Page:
In his first public speech in October, Andrew Parker, the Director General of MI5, said: “For the future, there is good reason to be concerned about Syria. A growing proportion of our casework now has some link to Syria, mostly concerning individuals from the UK who have travelled to fight there or who aspire to do so.”
ISIS, the group from which Murad defected, grew out of al-Qaeda’s affiliate in Iraq. It is now being attacked by other rebel groups, including Islamist ones, but ISIS still controls territory, particularly the area close to Syria’s border with Iraq.
Murad said that anti-Western sentiment was virulent and ISIS leaders had discussed attacking Western targets. “The meetings happened in secret,” he said. “But some of my European colleagues in ISIS told me that our emir was sending them to Europe to teach people jihad.”
Many of these foreign volunteers had come to Syria with genuine intentions, moved by images of children and women killed by the regime and hoping to defend their fellow Muslims. Young and impressionable, they had little understanding of al-Qaeda.
However, once they joined ISIS, they were subjected to daily indoctrination. Murad, a Syrian, did not give his age but appeared to be in his early twenties. Until two years ago, he had been at Aleppo University studying law, a subject that al-Qaeda abhors because it involves understanding secular law, not Sharia.
“The teachings by the older jihadists were very hardline,” he said. “I had to edit what I believed about Islam to accept them.”
Murad decided to join ISIS in Aleppo in August last year because he heard that the group was “serving Islam and protecting Muslims”. He spent time with ISIS units in their eastern stronghold of Raqqa, and in Jabal al-Akrad, a rebel-held area near the Mediterranean coast.
Every morning his group would wake at 5am to pray. After that they would study the Koran and then do two or three hours of military training. This included how to make and detonate car bombs and suicide vests.
”We all know how to do this now,” he said. “It is one of the first things they teach us, the simple training. There are different kinds of vests – one where the detonator is attached to a cord and is held the hand, and another that has five detonators on it. We had to wear them to battles. The principal purpose for this is not to let ourselves be kidnapped or arrested. It is very easy. I even taught my two brothers how to make a vest.”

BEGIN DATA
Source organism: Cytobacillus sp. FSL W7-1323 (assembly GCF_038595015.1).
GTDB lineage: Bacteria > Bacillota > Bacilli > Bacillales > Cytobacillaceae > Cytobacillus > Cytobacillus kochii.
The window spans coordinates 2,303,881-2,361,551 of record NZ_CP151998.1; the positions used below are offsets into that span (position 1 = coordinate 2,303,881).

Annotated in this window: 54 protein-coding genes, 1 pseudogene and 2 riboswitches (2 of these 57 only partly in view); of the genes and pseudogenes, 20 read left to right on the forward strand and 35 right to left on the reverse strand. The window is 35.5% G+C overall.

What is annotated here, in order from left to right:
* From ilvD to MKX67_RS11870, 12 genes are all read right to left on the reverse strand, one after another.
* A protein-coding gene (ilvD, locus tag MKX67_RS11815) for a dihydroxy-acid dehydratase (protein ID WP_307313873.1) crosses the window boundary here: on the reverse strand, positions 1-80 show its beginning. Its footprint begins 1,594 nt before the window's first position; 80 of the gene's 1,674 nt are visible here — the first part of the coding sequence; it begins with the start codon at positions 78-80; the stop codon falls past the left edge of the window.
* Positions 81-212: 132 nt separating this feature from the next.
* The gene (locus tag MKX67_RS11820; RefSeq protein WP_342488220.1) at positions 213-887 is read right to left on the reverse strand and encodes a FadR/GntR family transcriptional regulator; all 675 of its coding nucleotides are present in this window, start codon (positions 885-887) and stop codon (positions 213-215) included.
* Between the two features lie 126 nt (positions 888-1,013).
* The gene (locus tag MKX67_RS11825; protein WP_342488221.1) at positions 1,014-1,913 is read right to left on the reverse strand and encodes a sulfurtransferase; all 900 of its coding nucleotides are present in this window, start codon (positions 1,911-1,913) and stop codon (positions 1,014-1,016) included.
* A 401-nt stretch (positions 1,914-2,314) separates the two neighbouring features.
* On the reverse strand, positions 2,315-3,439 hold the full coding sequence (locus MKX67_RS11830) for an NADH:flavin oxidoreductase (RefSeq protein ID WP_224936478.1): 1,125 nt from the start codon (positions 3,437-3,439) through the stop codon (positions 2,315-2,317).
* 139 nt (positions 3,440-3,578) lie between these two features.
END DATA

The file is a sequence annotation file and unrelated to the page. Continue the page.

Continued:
But Murad disagreed with some of the “emir’s” orders that they should fight fellow Syrian rebels and treat them as “kafrs” or “unbelievers”.
“They started killing people from other Islamic groups and calling the rebel Free Syrian Army ‘kafr’. But I knew some of the people who they called ‘kafr’, and I knew these were good men who had fought the regime honestly under Islam,” said Murad.
He said the commanders would say the military base they were attacking belonged to the Syrian regime, when in fact it was held by other rebels. The final straw, said Murad, came when ISIS killed one of his friends: “Sultan Shami from Damascus defected from the military one and half years ago,” he said. “He became a media activist, and was one of the most wanted by the regime because his work against them was so good. But ISIS kidnapped him and then, ten days later, I found him dead in the basement of an ISIS base”.
Late one night, he escaped across the border to Turkey. “What is happening in Syria is not jihad. ISIS is not protecting Muslims it is killing them,” he said. “I want to tell all the mujahideen not come to Syria. This is not jihad; you will find yourself killing other Muslims.”
Murad did not reveal details of how foreign fighters were travelling between Europe and Syria.
The 300-mile Turkish border with Syria has proven to be porous throughout the Syrian civil war, with weapons, rebel fighters and jihadists being regularly smuggled across. These routes allow Western jihadists to enter the country without having their passport stamped, making it difficult for their country’s intelligence agency to identify that they have been to Syria.
As The Telegraph has previously revealed, al-Qaeda has a network of safe houses which operates in Turkey, through which foreign jihadists wanting to go to Syria–or back home–are funneled.